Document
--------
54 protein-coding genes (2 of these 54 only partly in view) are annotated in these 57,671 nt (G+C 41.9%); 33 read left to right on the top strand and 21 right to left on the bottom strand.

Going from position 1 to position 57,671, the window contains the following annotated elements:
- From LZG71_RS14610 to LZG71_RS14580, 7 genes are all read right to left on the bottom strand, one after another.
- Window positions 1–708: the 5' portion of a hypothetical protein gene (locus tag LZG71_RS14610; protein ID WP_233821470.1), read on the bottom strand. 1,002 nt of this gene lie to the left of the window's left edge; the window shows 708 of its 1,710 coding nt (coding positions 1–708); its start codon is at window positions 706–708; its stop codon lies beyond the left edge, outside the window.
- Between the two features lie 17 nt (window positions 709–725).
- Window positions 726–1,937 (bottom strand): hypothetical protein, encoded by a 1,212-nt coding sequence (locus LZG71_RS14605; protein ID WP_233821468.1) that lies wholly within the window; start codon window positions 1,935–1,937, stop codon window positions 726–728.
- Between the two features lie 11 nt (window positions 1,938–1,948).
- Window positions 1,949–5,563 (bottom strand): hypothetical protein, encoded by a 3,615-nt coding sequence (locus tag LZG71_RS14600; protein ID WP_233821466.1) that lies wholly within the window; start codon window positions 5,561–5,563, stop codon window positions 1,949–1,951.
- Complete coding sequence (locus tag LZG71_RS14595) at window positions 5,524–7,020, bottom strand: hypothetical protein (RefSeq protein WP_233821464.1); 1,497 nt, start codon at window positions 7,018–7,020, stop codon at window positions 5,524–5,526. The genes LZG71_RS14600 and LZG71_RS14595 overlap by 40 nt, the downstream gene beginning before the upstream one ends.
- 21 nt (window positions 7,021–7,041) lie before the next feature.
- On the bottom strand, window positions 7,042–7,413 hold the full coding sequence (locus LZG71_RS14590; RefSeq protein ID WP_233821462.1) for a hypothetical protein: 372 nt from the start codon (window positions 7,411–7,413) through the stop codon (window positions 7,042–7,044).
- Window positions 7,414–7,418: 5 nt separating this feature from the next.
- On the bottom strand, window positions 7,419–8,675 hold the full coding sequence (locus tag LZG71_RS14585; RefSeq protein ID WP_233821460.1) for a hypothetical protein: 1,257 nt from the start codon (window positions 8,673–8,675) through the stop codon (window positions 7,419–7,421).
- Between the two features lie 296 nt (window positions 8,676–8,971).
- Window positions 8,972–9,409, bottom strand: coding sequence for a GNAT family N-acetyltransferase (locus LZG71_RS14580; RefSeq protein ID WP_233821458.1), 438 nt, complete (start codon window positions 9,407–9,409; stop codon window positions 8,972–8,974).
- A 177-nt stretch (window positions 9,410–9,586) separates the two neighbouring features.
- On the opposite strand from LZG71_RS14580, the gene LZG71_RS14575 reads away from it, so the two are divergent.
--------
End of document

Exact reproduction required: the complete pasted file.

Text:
54 protein-coding genes (2 of these 54 only partly in view) are annotated in these 57,671 nt (G+C 41.9%); 33 read left to right on the top strand and 21 right to left on the bottom strand.

Going from position 1 to position 57,671, the window contains the following annotated elements:
- From LZG71_RS14610 to LZG71_RS14580, 7 genes are all read right to left on the bottom strand, one after another.
- Window positions 1–708: the 5' portion of a hypothetical protein gene (locus tag LZG71_RS14610; protein ID WP_233821470.1), read on the bottom strand. 1,002 nt of this gene lie to the left of the window's left edge; the window shows 708 of its 1,710 coding nt (coding positions 1–708); its start codon is at window positions 706–708; its stop codon lies beyond the left edge, outside the window.
- Between the two features lie 17 nt (window positions 709–725).
- Window positions 726–1,937 (bottom strand): hypothetical protein, encoded by a 1,212-nt coding sequence (locus LZG71_RS14605; protein ID WP_233821468.1) that lies wholly within the window; start codon window positions 1,935–1,937, stop codon window positions 726–728.
- Between the two features lie 11 nt (window positions 1,938–1,948).
- Window positions 1,949–5,563 (bottom strand): hypothetical protein, encoded by a 3,615-nt coding sequence (locus tag LZG71_RS14600; protein ID WP_233821466.1) that lies wholly within the window; start codon window positions 5,561–5,563, stop codon window positions 1,949–1,951.
- Complete coding sequence (locus tag LZG71_RS14595) at window positions 5,524–7,020, bottom strand: hypothetical protein (RefSeq protein WP_233821464.1); 1,497 nt, start codon at window positions 7,018–7,020, stop codon at window positions 5,524–5,526. The genes LZG71_RS14600 and LZG71_RS14595 overlap by 40 nt, the downstream gene beginning before the upstream one ends.
- 21 nt (window positions 7,021–7,041) lie before the next feature.
- On the bottom strand, window positions 7,042–7,413 hold the full coding sequence (locus LZG71_RS14590; RefSeq protein ID WP_233821462.1) for a hypothetical protein: 372 nt from the start codon (window positions 7,411–7,413) through the stop codon (window positions 7,042–7,044).
- Window positions 7,414–7,418: 5 nt separating this feature from the next.
- On the bottom strand, window positions 7,419–8,675 hold the full coding sequence (locus tag LZG71_RS14585; RefSeq protein ID WP_233821460.1) for a hypothetical protein: 1,257 nt from the start codon (window positions 8,673–8,675) through the stop codon (window positions 7,419–7,421).
- Between the two features lie 296 nt (window positions 8,676–8,971).
- Window positions 8,972–9,409, bottom strand: coding sequence for a GNAT family N-acetyltransferase (locus LZG71_RS14580; RefSeq protein ID WP_233821458.1), 438 nt, complete (start codon window positions 9,407–9,409; stop codon window positions 8,972–8,974).
- A 177-nt stretch (window positions 9,410–9,586) separates the two neighbouring features.
- On the opposite strand from LZG71_RS14580, the gene LZG71_RS14575 reads away from it, so the two are divergent.